Inundations could be a problem more broadly, it said, given that Cuba was already waterlogged in the wake of recent heavy rains, and Eta could potentially dump more than 30 centimetres of water on the country. Already, outer bands of rain had unleashed 9.5 centimetres of water on eastern Cuba.
Cuban authorities, who are known for preparedness in the face of natural disaster, said that farmers were moving their livestock to secure locations and harvesting as much crop as possible before the storm hit.
The U.S. National Hurricane Center said damaging tropical storm-force winds, with hurricane-force winds possible, were expected from Sunday night in the Florida Keys and parts of southern Florida.
Heavy rainfall could also spark flash flooding there, it said.
One of the fiercest storms to hit Central America in years, Eta struck Nicaragua as a Category 4 hurricane on Tuesday with winds of 241 km/h before weakening to a tropical depression as it moved inland and into neighbouring Honduras and Belize.
Across swaths of the mostly poor countries wedged between Mexico and Colombia, high winds, torrential rains and catastrophic flooding caused deadly mudslides and damaged hundreds if not thousands of homes.
Rescue workers extricated a 70-year-old man from a collapsed building in western Turkey on Sunday, some 34 hours after a strong earthquake in the Aegean Sea struck Turkey and Greece, killing at least 60 people and injuring more than 900.
It was the latest series of remarkable rescues after the Friday afternoon earthquake, which was centred in the Aegean northeast of the Greek island of Samos. Search-and-rescue teams were working in nine toppled or damaged buildings in Izmir, Turkey’s third-largest city, but appeared to be finding more bodies Sunday than survivors.
Turkey’s President Recep Tayyip Erdogan raised the death toll Sunday in Izmir to 58. Two teenagers were killed Friday on Samos and at least 19 others were injured.
There was some debate over the magnitude of the earthquake. The U.S. Geological Survey rated it 7.0, while Istanbul’s Kandilli Institute put it at 6.9 and Turkey’s Disaster and Emergency Management Presidency (AFAD) said it measured 6.6.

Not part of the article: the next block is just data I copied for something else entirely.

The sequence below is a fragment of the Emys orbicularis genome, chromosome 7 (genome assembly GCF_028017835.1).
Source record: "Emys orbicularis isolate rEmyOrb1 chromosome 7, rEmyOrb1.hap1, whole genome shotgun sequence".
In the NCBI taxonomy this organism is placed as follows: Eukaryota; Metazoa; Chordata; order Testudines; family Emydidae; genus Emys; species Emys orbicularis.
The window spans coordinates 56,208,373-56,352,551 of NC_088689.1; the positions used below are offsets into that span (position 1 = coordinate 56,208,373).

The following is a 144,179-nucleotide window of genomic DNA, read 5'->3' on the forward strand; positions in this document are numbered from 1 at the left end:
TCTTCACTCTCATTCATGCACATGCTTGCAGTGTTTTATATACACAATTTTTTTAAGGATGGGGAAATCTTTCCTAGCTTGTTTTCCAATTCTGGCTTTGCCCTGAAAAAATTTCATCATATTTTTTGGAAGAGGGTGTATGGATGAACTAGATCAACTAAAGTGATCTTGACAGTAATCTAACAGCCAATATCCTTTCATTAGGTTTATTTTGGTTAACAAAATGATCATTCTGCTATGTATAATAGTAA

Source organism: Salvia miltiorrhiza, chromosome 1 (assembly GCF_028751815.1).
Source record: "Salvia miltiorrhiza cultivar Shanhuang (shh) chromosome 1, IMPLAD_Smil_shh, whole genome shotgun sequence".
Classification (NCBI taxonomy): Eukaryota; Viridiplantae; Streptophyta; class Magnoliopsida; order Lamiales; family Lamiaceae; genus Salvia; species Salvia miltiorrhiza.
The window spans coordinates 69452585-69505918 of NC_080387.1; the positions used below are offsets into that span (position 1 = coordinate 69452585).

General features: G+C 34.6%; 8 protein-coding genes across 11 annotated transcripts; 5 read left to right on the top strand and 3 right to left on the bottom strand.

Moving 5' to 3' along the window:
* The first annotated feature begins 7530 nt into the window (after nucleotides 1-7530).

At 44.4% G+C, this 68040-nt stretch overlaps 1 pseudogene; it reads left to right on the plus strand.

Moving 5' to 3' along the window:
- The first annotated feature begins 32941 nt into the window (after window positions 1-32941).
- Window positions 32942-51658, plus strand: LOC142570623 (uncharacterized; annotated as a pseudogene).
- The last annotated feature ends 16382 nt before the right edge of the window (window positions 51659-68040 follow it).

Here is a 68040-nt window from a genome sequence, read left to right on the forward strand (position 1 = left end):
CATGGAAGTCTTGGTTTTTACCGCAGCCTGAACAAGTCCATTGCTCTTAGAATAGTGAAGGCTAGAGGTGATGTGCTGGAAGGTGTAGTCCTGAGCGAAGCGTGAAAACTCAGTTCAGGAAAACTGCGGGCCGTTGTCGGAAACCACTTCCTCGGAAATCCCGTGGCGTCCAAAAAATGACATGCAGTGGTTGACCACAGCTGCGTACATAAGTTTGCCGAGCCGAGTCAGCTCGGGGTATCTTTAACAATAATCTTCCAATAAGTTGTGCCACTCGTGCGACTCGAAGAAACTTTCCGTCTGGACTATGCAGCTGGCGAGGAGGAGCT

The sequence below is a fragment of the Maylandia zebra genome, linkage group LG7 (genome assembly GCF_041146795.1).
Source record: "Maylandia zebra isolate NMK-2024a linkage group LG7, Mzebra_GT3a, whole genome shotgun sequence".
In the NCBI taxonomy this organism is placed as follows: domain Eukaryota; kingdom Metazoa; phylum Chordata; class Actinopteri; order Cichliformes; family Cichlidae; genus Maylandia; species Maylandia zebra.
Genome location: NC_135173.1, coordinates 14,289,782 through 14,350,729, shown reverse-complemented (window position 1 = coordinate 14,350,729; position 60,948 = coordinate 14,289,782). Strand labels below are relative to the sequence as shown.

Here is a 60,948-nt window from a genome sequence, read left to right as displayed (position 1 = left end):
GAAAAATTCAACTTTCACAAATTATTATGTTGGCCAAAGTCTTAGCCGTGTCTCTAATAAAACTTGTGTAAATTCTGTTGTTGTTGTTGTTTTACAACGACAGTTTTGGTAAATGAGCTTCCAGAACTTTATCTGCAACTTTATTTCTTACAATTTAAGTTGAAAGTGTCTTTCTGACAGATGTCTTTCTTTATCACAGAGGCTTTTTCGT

Ahmet Citim, 70, was pulled out of the rubble in the middle of the night and was hospitalized. Health Minister Fahrettin Koca tweeted that Citim said: “I never lost hope.” The minister visited the survivor and said he was doing well.
The quake triggered a small tsunami that hit Samos and the Seferihisar district of Izmir, drowning one elderly woman. The tremors were felt across western Turkey, including in Istanbul, as well as in the Greek capital of Athens. Hundreds of aftershocks followed. Turkey’s disaster agency said 920 people were injured in Turkey alone.
Turkish Vice-President Fuat Oktay said 26 badly damaged buildings would be demolished.
“It’s not the earthquake that kills but buildings,” he said, repeating a common slogan.
Turkey has a mix of older buildings and cheap or illegal construction, which can lead to serious damage and deaths when earthquakes hit. Regulations have been tightened in light of earthquakes to strengthen or demolish buildings and urban renewal is underway in Turkish cities but it is not happening fast enough.
Two destroyed apartment buildings in Izmir where much of the rescues are taking place had received reports of “decay” in 2012 and 2018, according to the municipal agency in charge of such certificates. Turkish media including the Hurriyet newspaper said one of the buildings, which was built in 1993, was at risk of earthquake damage because of its low-quality concrete and the lack of reinforcements. However, the building continued to be occupied.
Turkey’s justice minister said prosecutors had begun investigating several collapsed buildings and promised legal repercussions if experts identified neglect.
Turkey prone to earthquakes
AFAD said nearly 6,400 personnel had been activated for rescue work and hundreds of others for food distribution, emergency help and building damage control.
Turkey is criss-crossed by fault lines and is prone to earthquakes. In 1999, two powerful quakes killed some 18,000 people in northwestern Turkey. Earthquakes are frequent in Greece as well.
In a rare show of unity amid months of tense relations over energy resources in the eastern Mediterranean, Greek and Turkish government officials have issued mutual messages of solidarity over the quake toll.
The quake occurred as Turkey was already struggling with an economic downturn and the coronavirus pandemic. So far, Turkey has more than 10,000 confirmed virus deaths, but some experts have accused the government of concealing the true impact of the virus with the way it counts infections.